International human rights law and many domestic legal systems provide for the protection of economic and social rights, such as the right to health, housing, food and labour-related rights. For many years the inferior status of economic and social rights, compared to civil and political rights, has had a negative impact on the possibilities to claim effective protection of these rights both at the international and domestic level. It is a matter of common knowledge that in practice it is difficult to denounce a violation of an economic or social right before a court of law. In other words, their justiciability is a matter of debate and dispute. Do economic and social rights only exist on paper as part of treaties and constitutions to which governments pay lip-service? Can they really mean something in practice for those who want to invoke these rights before the courts? How do courts reason in such cases?
These are some of the questions that were discussed at a seminar organised by the Centre for Human Rights of Maastricht University in November 2005. The present book contains the revised papers that were presented at this meeting. Since the 1990s the justiciability of social and economic rights has drawn increasing interest. A reason for this is the progressive development of good practices and creative case law coming from a number of domestic systems. The most well-known examples are India and South Africa, but interesting case law can also be found in Colombia and the Philippines. The seminar aimed at taking stock of domestic developments. It brought together researchers from regions all over the world who were asked to discuss good practices of social and economic rights protection in their country, but also legal and non-legal obstacles that still hinder an effective enforcement of these rights at the domestic level.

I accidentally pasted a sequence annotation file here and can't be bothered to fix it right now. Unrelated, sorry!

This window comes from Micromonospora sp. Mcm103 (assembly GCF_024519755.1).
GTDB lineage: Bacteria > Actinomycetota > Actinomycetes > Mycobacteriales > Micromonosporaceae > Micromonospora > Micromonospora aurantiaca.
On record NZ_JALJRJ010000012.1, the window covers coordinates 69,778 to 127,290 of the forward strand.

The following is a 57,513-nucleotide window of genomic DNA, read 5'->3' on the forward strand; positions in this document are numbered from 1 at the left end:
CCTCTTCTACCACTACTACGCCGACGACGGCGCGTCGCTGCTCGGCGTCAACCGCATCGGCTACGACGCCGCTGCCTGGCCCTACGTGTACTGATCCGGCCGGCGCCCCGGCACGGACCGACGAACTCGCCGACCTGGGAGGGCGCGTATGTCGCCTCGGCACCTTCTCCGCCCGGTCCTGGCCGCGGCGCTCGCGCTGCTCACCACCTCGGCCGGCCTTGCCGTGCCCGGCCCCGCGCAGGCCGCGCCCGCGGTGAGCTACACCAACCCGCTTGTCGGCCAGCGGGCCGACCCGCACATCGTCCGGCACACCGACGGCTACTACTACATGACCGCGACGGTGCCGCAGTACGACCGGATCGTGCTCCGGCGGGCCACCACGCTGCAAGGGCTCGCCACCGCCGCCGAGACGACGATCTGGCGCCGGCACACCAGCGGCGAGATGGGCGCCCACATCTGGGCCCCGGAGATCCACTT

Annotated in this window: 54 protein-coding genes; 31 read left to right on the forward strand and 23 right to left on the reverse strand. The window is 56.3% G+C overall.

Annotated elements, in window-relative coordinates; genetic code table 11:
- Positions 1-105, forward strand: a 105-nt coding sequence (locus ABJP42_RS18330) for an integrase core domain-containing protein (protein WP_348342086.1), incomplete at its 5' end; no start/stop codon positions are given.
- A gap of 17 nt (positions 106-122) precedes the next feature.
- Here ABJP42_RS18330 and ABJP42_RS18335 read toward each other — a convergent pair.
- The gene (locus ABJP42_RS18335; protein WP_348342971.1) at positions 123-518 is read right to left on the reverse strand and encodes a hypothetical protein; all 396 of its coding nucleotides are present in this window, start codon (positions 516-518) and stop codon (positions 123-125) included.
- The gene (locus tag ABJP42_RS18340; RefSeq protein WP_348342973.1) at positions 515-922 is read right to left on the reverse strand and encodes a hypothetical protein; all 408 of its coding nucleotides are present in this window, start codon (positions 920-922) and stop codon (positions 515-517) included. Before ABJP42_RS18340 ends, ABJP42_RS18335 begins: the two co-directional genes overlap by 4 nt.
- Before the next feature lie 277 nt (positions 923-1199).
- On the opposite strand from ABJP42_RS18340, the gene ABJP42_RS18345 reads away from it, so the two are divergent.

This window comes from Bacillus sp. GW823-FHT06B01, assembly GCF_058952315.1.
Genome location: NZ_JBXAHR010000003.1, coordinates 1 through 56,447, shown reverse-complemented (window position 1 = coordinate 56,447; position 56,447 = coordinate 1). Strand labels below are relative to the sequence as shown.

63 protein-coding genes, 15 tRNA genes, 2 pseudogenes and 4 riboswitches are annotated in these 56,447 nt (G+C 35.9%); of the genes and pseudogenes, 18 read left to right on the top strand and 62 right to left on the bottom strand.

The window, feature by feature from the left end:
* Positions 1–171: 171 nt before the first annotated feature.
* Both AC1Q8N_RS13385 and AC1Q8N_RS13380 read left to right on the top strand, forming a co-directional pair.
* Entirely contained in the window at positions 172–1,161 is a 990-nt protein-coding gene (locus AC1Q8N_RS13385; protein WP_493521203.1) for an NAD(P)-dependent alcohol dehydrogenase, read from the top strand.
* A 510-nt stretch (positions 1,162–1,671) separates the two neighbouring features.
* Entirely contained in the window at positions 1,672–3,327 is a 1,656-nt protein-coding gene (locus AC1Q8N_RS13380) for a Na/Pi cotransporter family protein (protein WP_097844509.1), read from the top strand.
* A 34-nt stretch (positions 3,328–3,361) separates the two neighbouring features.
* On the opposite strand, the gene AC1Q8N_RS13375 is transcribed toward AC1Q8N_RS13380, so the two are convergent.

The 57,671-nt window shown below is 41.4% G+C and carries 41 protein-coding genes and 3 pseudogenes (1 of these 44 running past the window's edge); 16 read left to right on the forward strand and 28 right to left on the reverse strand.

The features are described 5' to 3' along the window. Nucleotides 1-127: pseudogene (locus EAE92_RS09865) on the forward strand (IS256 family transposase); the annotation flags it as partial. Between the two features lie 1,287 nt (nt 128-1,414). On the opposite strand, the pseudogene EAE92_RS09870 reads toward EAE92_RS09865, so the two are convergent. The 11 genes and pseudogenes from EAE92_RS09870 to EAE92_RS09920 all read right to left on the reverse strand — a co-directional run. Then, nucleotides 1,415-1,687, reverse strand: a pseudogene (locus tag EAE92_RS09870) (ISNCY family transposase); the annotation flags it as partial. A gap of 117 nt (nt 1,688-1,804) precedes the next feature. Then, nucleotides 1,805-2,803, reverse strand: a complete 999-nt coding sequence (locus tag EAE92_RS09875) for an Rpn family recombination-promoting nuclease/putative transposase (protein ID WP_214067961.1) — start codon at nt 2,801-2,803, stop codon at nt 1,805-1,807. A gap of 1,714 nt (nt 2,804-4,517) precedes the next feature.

Some Introductory Remarks on the Justiciability of Economic and Social Rights in a Comparative Constitutional Context (p. 1)Fons Coomans
The Protection of Socio-Economic Rights as Human Rights in Denmark (p. 17)
The Netherlands and the ICESCR: Why Didst Thou Promise such a Beauteous Day? (p. 43)
The Protection of Social Rights in the Spanish Constitutional System (p. 67)
A Case for Enforceable Constitutional Rights? Welfare Rights in Hungarian Constitutional Jurisprudence (p. 97)
The Role of Courts in the Domestic Protection of Socio-Economic Rights: the Unwritten Constitution of the UK (p. 129)Ellie Palmer
Methods of Protection of Social and Economic Rights in Canada (p. 173)
Socio-Economic Rights and Courts in South Africa: Justiciability on a Sliding Scale (p. 207)
Judicial Enforcement of Economic and Social Rights: the Indian Scenario (p. 237)
Mechanisms and Avenues for Judicial and Quasi-Judicial Implementation of ESC Rights: the Philippine Experience (p. 269)
Socio-Economic Rights before the Courts in Argentina (p. 309)
Should Courts Enforce Social Rights? The Experience of the Colombian Constitutional Court (p. 355)
Annex: Selection of Constitutional Provisions on Economic and Social Rights (p. 409)
Note on Contributors (p. 439)
Subject Index (p. 445)
Parts of this book have been made open access. We make chapters open access because they are particularly topical, or provide a useful introduction to the subject. They may be available for a limited time or indefinitely. Some books are entirely and permanently open access.
The Maastricht Series in Human Rights facilitates and supports research in the field of human rights at the Maastricht Centre for Human Rights of Maastricht University’s Faculty of Law. The research is interdisciplinary, with a focus on public international law, criminal law and social sciences.
Volume in the series have been peer reviewed under the responsibility of the Board of the Centre. The Series is published under the editorial supervision of Professor Menno Kamminga and Professor Fons Coomans.
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